The recent Supreme Court case of Allied Irish Bank plc v Aqua Fresh Fish Limited  IESC 49 raised various difficult issues concerning the entitlement of a company to be represented in proceedings before the courts in Ireland by a person who is not a lawyer and who has no formal right of audience before the courts. This includes by a company’s non-lawyer directors or shareholders. Although there has previously been a lack of clarity in the law on this fundamental topic of right of access to the courts, the judgment of Ms Justice Finlay Geoghegan now appears to have settled the matter. The Supreme Court held that, in the absence of exceptional circumstances or otherwise provided by statute, companies must be represented only by lawyers who have a formal right of audience in court proceedings and not by non-lawyer directors or shareholders.
The rule in ‘Battle’
Ms Justice Finlay Geoghegan stated that this case questioned the continued application of the decision of the Supreme Court in Battle v Irish Art Promotion Centre Limited  IR 252. In ‘Battle’, it was held that a limited company cannot be represented in court proceedings by its managing director or any other officer or servant. This rule in Battle was anchored in the legal personality of a company as a separate and distinct entity from its members. The judgment in that case stated “…as the law stands…he [Mr Romas] cannot as major shareholder and managing director now substitute his persona for that of the company.”
Since the decision in Battle however, judges have occasionally heard from non-lawyers appearing on behalf of companies ‘as a matter of courtesy’ or ‘in the interests of justice’.
The Supreme Court decision
The facts of the Allied Irish Bank plc v Aqua Fresh Fish Limited case were that Mr Adrian Flynn, the managing director and principal shareholder of Aqua Fresh Fish Limited, sought to represent the company when AIB brought proceedings seeking to enforce security it held over certain lands owned by the company. In 2013, the Supreme Court permitted Mr Flynn, who holds no professional legal qualification, to file a formal court document called an “Appearance” on behalf of the company, but deferred to the High Court the question of his further representation of the company in the remainder of the proceedings. Both the High Court and Court of Appeal refused permission for Mr Flynn to further represent the company in the proceedings and the matter was ultimately appealed back to the Supreme Court in July 2017.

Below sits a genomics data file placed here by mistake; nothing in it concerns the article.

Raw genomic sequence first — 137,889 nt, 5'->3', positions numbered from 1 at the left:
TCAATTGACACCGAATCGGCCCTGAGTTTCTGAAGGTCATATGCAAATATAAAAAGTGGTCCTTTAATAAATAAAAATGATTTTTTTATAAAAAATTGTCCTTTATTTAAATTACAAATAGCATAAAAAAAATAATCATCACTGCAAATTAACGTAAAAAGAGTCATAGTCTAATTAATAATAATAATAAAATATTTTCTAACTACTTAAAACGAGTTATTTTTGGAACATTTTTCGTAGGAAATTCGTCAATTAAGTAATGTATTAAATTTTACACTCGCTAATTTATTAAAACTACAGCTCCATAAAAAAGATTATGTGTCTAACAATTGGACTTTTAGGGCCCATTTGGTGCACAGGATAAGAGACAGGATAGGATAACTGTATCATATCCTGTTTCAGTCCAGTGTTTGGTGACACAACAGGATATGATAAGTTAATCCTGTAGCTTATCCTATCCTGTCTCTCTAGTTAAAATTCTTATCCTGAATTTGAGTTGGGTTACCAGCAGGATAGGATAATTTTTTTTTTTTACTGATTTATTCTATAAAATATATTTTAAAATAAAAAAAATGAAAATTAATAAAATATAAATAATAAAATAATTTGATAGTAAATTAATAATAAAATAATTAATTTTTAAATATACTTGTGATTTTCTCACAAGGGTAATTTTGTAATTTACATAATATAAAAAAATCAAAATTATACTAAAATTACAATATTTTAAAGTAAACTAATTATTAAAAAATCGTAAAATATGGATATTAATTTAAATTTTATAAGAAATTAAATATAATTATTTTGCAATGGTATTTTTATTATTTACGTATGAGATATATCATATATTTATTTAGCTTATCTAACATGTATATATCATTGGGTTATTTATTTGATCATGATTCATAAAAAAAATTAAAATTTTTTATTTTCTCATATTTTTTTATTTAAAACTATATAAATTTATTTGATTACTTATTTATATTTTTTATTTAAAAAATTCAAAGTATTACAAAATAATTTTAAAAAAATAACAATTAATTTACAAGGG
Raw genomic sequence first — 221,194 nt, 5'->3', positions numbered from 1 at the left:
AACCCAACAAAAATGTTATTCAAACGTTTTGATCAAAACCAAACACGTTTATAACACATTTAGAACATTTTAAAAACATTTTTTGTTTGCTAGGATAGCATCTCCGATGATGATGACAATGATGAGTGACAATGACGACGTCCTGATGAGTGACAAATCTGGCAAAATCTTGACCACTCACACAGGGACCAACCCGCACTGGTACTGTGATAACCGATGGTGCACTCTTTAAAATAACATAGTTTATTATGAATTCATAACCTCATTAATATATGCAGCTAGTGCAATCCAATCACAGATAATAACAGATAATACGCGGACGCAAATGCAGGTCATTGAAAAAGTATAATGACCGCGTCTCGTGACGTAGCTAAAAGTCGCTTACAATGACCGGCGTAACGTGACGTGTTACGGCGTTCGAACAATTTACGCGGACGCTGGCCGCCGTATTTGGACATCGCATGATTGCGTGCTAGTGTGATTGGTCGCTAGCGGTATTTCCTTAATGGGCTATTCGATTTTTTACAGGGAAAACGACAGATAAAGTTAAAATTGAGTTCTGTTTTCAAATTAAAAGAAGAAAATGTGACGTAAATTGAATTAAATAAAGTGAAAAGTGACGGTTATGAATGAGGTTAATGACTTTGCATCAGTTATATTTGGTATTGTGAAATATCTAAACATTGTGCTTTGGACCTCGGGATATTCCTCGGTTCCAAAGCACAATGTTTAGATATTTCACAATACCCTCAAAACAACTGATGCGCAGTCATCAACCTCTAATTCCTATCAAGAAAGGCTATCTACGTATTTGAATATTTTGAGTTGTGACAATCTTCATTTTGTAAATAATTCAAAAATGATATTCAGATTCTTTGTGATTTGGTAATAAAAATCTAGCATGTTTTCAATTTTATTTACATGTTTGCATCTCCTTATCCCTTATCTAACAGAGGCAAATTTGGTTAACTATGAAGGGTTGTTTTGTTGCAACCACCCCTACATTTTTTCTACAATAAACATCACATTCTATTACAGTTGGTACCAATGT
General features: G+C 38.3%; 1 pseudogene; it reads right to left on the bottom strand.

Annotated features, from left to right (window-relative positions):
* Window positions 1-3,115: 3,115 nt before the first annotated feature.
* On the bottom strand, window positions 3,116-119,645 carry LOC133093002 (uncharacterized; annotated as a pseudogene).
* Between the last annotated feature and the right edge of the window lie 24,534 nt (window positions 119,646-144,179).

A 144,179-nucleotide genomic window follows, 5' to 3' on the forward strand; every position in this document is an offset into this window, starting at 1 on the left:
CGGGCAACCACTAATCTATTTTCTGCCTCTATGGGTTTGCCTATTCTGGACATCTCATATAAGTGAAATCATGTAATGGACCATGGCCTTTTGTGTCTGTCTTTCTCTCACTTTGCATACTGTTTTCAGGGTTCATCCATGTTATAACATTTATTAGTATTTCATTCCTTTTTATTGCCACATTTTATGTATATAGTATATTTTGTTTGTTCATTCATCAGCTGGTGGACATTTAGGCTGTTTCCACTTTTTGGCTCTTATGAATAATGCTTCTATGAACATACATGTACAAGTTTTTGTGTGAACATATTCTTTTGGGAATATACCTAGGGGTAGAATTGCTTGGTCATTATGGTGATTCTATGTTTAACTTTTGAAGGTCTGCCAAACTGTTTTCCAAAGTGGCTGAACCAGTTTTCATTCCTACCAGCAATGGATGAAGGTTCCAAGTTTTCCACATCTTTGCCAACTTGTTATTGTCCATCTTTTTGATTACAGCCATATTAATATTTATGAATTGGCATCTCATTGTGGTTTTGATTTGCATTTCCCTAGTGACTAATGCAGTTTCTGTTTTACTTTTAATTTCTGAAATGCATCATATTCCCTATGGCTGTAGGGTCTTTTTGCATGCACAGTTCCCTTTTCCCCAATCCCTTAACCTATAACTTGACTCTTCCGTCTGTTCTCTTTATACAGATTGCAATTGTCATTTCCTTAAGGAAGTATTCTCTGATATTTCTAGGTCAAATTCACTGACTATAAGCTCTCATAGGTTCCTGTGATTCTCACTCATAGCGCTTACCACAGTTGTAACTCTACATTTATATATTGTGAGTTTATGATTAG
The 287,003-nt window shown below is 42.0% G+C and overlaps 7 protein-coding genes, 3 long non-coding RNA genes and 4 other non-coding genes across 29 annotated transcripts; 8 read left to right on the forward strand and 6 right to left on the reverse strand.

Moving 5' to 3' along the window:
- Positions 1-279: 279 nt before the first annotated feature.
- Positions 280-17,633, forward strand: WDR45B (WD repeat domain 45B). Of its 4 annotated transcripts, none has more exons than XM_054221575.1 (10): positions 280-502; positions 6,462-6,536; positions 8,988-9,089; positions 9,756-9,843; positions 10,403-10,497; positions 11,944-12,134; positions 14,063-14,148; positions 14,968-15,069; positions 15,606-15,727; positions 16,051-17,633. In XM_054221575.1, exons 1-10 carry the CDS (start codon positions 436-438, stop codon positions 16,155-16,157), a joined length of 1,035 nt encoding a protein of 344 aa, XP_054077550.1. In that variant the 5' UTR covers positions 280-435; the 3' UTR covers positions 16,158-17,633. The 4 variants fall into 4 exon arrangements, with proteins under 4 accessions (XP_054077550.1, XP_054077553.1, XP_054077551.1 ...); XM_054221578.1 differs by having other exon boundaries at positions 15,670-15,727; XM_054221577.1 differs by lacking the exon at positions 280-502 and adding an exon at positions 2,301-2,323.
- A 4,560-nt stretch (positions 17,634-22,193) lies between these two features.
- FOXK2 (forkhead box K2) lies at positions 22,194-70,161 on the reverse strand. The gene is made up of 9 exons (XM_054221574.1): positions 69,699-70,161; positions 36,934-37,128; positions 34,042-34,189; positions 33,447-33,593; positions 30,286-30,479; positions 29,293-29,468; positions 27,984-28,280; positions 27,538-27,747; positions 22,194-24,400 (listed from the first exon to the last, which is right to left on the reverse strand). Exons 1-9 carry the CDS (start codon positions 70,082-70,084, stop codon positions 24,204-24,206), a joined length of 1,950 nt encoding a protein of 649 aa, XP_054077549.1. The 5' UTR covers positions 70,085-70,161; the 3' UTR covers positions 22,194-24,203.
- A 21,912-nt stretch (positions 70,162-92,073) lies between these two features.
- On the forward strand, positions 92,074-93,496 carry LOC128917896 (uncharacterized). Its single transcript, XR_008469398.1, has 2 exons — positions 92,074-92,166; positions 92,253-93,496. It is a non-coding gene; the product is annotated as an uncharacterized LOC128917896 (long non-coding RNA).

The Supreme Court noted that it was significant that a right of a company to be represented by non-lawyer lay persons in court proceedings does not exist in the Companies Act 2014 except in certain indictment proceedings. Moreover, the Supreme Court noted that across much of the common law world, “the rule or principle set out in Battle remains the default position.” The Supreme Court stated that the potential costs of litigation and retaining qualified lawyers may in effect be viewed as a practical restriction on the right of access to the courts guaranteed by the Irish Constitution. However, the Supreme Court held that notwithstanding this, provided there is an inherent ability for the courts to allow for exceptions to the general rule in Battle, this practical restriction on the right of access to the courts is not prohibited.
With regard to what might constitute these exceptions, Ms Justice Finlay Geoghegan stated that it was neither desirable nor practical for the Court to define this. The Supreme Court did however hold that a company’s lack of available funds to procure legal representation is not in any sense exceptional or even usual and that it is rather a “circumstance which in commercial life often occurs.” The Supreme Court also ruled that the fact that Mr Flynn was both the principal shareholder and director of Aqua Fresh Fish Limited, and that the nature of the business conducted by the company was arguably unique, could not be deemed ‘exceptional’ circumstances.
The rule in ‘Battle’ continues to apply in Ireland and companies cannot be represented by non-lawyer directors or shareholders in court proceedings, except in exceptional circumstances. Although the Supreme Court offered very limited guidance on what might constitute exceptional circumstances, it is clear that the ‘exceptional’ test will be a high threshold for companies to meet and will not include a company not being able to afford lawyers. Therefore, all companies involved in litigation in Ireland should seek appropriate legal representation. A defendant to court proceedings brought by a company not represented by a lawyer can also apply to court to have the proceedings frozen until a qualified lawyer is retained.